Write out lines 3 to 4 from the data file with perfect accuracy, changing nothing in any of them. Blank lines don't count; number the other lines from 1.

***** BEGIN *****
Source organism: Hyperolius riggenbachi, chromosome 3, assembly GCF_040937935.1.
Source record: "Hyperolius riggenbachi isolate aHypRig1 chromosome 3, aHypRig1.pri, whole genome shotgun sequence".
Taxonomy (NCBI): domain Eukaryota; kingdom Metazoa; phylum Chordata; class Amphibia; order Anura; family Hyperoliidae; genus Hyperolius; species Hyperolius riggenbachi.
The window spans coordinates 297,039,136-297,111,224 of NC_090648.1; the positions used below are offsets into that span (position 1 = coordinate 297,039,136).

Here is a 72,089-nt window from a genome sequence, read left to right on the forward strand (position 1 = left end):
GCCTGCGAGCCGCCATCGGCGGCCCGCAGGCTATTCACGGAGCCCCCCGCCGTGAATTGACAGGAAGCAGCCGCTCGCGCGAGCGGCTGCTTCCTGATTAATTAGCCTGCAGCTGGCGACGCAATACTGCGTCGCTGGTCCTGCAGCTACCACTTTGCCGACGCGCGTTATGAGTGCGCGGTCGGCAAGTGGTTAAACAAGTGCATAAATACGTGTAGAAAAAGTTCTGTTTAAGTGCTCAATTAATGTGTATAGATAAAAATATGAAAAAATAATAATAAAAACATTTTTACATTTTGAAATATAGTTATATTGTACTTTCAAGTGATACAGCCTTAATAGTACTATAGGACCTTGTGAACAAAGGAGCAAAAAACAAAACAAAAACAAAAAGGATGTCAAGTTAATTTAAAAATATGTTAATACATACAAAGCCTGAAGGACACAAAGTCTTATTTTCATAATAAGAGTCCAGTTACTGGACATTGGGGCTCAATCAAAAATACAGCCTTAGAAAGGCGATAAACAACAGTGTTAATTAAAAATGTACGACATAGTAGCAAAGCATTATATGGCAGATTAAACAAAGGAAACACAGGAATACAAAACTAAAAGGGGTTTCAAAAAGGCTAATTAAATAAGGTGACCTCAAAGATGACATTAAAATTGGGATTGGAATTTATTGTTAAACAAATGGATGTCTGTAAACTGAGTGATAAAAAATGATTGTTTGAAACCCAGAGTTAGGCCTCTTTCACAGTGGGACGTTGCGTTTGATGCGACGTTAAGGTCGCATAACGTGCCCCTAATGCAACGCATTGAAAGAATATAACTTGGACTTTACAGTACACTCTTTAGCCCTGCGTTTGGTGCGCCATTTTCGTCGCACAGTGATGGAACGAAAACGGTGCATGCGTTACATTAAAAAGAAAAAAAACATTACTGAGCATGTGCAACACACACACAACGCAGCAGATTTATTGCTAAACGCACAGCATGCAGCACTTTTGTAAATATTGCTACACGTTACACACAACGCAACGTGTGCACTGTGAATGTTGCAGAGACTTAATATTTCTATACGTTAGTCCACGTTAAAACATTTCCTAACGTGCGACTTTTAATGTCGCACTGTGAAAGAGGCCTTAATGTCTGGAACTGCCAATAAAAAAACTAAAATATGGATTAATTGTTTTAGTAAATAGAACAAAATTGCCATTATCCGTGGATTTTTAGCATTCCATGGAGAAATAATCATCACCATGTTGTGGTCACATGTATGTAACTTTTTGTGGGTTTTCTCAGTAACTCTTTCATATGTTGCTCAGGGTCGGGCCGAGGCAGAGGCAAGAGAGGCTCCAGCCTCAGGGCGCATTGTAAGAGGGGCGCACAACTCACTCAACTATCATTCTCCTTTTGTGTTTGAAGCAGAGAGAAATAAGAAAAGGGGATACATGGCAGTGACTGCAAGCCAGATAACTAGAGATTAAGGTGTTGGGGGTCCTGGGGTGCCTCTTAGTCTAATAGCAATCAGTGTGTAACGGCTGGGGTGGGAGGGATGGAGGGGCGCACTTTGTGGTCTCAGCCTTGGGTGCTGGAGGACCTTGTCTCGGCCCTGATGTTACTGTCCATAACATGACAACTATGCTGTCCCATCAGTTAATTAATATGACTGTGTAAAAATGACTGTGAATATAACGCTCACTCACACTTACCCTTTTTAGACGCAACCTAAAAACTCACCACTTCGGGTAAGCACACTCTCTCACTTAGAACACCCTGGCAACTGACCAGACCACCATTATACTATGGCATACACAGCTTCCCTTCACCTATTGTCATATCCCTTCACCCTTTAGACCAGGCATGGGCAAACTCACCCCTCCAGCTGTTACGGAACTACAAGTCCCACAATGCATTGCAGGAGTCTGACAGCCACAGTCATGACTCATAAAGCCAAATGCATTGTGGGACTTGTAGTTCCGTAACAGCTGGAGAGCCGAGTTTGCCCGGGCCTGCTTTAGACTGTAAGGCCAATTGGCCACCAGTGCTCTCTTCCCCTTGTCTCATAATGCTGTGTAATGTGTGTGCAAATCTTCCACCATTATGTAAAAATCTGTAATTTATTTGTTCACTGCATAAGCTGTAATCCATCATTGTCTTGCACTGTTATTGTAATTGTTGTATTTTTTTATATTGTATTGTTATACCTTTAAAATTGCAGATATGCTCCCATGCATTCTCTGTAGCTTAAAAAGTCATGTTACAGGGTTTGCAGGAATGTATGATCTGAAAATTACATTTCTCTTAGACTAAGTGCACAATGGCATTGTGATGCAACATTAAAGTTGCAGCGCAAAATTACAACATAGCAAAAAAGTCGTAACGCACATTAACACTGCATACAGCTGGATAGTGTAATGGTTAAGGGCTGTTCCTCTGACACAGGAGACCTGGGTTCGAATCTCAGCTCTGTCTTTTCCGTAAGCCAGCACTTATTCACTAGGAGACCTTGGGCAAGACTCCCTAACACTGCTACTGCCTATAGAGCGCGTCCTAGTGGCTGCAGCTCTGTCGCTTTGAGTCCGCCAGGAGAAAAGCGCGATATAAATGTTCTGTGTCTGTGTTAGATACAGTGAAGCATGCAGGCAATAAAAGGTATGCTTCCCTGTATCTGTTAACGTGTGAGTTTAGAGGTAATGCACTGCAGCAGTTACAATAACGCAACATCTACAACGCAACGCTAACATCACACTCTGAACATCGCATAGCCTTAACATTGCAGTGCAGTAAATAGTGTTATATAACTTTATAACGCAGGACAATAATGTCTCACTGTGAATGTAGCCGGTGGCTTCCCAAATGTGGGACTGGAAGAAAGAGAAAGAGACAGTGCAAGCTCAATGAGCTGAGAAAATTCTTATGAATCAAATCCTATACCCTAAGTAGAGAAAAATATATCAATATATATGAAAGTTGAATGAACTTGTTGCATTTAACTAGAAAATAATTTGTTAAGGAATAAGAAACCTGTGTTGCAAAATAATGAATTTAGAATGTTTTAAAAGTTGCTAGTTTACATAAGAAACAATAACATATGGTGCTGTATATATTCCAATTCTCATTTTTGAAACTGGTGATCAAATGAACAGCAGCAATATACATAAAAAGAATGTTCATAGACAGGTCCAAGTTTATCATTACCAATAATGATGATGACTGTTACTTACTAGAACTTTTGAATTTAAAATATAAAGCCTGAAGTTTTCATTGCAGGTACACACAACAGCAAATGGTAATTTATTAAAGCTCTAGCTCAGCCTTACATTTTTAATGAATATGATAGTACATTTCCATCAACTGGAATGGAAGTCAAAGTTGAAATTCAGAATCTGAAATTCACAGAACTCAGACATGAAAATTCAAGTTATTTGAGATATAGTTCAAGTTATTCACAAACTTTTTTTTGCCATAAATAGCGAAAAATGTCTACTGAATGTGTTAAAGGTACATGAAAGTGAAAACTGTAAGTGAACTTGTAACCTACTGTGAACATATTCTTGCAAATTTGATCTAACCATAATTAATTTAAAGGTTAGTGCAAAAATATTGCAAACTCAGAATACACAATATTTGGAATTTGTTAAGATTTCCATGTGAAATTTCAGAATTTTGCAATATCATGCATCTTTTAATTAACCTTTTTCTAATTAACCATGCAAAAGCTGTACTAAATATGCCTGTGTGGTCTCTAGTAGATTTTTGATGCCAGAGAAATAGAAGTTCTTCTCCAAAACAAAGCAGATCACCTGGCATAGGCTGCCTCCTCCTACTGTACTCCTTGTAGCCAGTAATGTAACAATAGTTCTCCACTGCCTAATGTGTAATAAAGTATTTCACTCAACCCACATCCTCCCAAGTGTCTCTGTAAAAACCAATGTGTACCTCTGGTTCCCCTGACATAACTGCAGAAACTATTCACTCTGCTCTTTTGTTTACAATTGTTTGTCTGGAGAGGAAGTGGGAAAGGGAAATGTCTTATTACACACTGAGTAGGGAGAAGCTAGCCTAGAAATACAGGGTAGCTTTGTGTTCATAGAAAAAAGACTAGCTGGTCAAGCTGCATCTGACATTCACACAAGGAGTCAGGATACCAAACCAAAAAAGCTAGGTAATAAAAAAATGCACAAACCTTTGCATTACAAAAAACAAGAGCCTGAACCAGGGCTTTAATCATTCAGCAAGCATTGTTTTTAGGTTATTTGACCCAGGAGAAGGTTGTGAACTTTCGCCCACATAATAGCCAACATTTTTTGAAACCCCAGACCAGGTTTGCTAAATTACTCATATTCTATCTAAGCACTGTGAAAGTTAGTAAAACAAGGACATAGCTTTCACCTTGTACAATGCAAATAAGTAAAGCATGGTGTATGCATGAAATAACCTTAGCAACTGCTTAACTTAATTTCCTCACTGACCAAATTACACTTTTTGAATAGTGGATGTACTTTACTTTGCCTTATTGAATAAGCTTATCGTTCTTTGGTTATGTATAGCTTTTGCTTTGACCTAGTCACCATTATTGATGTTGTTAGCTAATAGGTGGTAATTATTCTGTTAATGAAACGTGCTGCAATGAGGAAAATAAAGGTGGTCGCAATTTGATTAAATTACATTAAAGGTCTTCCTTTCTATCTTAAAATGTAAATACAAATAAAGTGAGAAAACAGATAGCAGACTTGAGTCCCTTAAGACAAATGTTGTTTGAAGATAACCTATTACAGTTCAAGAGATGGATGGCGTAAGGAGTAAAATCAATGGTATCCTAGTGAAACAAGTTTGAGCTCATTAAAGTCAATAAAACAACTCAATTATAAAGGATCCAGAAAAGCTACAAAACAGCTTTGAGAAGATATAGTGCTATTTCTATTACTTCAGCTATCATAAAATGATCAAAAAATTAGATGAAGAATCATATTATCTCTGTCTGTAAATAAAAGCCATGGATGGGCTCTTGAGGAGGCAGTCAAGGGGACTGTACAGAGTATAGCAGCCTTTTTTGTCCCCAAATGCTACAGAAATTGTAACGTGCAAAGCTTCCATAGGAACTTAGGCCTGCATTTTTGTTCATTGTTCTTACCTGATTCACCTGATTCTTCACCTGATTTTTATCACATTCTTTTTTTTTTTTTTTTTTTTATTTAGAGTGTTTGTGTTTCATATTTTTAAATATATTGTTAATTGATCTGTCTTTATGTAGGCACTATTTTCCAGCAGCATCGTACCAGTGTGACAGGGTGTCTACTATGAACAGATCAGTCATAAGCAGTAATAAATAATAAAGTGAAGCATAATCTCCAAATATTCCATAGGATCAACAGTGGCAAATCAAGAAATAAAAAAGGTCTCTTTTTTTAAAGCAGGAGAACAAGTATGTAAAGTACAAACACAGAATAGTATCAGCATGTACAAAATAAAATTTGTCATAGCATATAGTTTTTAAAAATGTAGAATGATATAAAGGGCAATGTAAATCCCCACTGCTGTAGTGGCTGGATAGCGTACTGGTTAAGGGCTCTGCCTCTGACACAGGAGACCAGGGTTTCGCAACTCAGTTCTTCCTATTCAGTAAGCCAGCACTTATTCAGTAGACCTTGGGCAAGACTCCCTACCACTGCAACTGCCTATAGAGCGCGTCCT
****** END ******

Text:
Taxonomy (NCBI): domain Eukaryota; kingdom Metazoa; phylum Chordata; class Amphibia; order Anura; family Hyperoliidae; genus Hyperolius; species Hyperolius riggenbachi.
The window spans coordinates 297,039,136-297,111,224 of NC_090648.1; the positions used below are offsets into that span (position 1 = coordinate 297,039,136).